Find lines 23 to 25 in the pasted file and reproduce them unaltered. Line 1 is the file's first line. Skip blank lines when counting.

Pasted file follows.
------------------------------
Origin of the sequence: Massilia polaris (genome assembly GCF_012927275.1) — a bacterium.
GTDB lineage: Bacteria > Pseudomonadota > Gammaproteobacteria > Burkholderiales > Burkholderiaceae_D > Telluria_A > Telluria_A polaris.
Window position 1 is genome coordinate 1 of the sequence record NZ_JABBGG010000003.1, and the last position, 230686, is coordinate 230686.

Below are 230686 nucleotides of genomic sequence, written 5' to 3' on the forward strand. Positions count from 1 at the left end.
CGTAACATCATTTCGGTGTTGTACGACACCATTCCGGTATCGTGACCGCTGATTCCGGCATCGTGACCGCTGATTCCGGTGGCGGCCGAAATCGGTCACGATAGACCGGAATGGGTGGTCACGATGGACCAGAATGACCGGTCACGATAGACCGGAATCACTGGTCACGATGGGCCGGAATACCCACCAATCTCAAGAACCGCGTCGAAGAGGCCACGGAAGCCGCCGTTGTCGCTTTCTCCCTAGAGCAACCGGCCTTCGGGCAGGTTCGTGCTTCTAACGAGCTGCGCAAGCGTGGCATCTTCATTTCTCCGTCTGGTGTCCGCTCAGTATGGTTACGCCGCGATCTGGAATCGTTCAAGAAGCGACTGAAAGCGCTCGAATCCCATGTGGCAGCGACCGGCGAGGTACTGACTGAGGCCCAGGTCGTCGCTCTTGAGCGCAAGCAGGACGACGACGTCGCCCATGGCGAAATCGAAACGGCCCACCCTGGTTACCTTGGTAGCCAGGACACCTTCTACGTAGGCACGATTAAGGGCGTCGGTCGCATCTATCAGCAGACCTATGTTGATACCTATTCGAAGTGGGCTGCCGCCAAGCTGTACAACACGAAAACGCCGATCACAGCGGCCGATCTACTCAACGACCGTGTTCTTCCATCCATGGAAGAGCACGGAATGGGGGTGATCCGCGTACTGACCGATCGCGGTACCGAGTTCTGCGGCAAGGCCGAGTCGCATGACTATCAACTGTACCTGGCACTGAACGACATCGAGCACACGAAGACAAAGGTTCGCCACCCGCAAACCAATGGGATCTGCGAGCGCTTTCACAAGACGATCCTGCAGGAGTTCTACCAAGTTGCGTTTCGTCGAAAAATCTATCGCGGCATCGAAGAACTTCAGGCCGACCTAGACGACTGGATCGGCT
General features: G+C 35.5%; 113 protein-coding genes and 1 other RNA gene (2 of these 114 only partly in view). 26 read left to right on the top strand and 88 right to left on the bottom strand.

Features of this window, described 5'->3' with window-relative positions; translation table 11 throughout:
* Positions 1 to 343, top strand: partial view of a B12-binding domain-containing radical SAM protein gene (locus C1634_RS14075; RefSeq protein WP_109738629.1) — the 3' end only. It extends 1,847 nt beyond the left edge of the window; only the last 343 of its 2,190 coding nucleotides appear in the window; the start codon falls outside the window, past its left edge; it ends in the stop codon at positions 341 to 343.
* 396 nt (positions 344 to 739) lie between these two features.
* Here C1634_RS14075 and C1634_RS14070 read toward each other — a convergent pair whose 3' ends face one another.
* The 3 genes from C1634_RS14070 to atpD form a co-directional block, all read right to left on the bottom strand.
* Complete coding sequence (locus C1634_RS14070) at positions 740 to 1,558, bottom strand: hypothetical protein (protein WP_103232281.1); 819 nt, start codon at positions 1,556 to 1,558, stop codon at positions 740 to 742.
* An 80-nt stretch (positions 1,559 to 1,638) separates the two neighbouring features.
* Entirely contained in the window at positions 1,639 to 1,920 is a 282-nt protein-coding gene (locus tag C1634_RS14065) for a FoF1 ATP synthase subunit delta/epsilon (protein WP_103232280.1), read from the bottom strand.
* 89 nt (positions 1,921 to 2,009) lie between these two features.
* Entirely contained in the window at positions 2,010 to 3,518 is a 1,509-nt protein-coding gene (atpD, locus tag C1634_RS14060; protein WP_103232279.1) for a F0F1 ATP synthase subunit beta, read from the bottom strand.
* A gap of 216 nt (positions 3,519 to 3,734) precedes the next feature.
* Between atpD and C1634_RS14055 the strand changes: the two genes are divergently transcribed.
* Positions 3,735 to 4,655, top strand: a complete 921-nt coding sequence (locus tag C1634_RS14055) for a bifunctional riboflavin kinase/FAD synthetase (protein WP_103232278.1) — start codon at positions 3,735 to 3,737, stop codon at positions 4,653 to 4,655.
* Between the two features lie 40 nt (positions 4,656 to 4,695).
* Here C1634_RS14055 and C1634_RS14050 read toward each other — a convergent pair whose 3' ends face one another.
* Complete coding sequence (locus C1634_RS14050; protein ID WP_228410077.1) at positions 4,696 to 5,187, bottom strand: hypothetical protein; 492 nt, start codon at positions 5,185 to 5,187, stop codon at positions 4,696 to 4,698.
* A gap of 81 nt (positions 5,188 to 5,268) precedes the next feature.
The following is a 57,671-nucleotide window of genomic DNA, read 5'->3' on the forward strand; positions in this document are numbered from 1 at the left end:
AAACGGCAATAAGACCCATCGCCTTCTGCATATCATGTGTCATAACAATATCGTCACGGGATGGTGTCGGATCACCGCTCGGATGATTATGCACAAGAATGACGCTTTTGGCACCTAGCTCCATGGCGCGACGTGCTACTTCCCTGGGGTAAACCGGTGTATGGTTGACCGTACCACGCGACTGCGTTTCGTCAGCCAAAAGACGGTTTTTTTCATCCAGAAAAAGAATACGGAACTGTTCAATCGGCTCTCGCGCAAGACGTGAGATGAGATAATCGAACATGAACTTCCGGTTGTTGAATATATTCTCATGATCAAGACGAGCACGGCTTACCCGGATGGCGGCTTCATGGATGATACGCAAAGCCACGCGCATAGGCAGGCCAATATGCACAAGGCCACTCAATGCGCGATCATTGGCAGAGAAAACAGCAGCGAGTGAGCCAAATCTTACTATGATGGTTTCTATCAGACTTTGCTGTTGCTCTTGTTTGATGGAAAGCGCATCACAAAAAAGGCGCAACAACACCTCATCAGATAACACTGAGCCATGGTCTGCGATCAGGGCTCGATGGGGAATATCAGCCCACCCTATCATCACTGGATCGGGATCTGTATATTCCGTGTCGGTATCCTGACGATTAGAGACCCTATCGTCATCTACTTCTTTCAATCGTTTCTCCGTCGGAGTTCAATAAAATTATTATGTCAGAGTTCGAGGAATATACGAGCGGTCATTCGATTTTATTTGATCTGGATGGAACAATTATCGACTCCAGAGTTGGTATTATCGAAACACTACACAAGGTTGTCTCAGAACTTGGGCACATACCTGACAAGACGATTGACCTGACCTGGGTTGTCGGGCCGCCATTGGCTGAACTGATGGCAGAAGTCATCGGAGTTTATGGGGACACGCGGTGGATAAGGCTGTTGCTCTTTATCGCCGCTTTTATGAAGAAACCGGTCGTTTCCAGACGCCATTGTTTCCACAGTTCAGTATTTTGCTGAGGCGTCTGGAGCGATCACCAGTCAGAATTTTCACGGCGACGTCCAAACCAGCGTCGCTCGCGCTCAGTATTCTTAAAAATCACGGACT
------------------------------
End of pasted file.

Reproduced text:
* A gap of 81 nt (positions 5,188 to 5,268) precedes the next feature.
The following is a 57,671-nucleotide window of genomic DNA, read 5'->3' on the forward strand; positions in this document are numbered from 1 at the left end:
AAACGGCAATAAGACCCATCGCCTTCTGCATATCATGTGTCATAACAATATCGTCACGGGATGGTGTCGGATCACCGCTCGGATGATTATGCACAAGAATGACGCTTTTGGCACCTAGCTCCATGGCGCGACGTGCTACTTCCCTGGGGTAAACCGGTGTATGGTTGACCGTACCACGCGACTGCGTTTCGTCAGCCAAAAGACGGTTTTTTTCATCCAGAAAAAGAATACGGAACTGTTCAATCGGCTCTCGCGCAAGACGTGAGATGAGATAATCGAACATGAACTTCCGGTTGTTGAATATATTCTCATGATCAAGACGAGCACGGCTTACCCGGATGGCGGCTTCATGGATGATACGCAAAGCCACGCGCATAGGCAGGCCAATATGCACAAGGCCACTCAATGCGCGATCATTGGCAGAGAAAACAGCAGCGAGTGAGCCAAATCTTACTATGATGGTTTCTATCAGACTTTGCTGTTGCTCTTGTTTGATGGAAAGCGCATCACAAAAAAGGCGCAACAACACCTCATCAGATAACACTGAGCCATGGTCTGCGATCAGGGCTCGATGGGGAATATCAGCCCACCCTATCATCACTGGATCGGGATCTGTATATTCCGTGTCGGTATCCTGACGATTAGAGACCCTATCGTCATCTACTTCTTTCAATCGTTTCTCCGTCGGAGTTCAATAAAATTATTATGTCAGAGTTCGAGGAATATACGAGCGGTCATTCGATTTTATTTGATCTGGATGGAACAATTATCGACTCCAGAGTTGGTATTATCGAAACACTACACAAGGTTGTCTCAGAACTTGGGCACATACCTGACAAGACGATTGACCTGACCTGGGTTGTCGGGCCGCCATTGGCTGAACTGATGGCAGAAGTCATCGGAGTTTATGGGGACACGCGGTGGATAAGGCTGTTGCTCTTTATCGCCGCTTTTATGAAGAAACCGGTCGTTTCCAGACGCCATTGTTTCCACAGTTCAGTATTTTGCTGAGGCGTCTGGAGCGATCACCAGTCAGAATTTTCACGGCGACGTCCAAACCAGCGTCGCTCGCGCTCAGTATTCTTAAAAATCACGGACT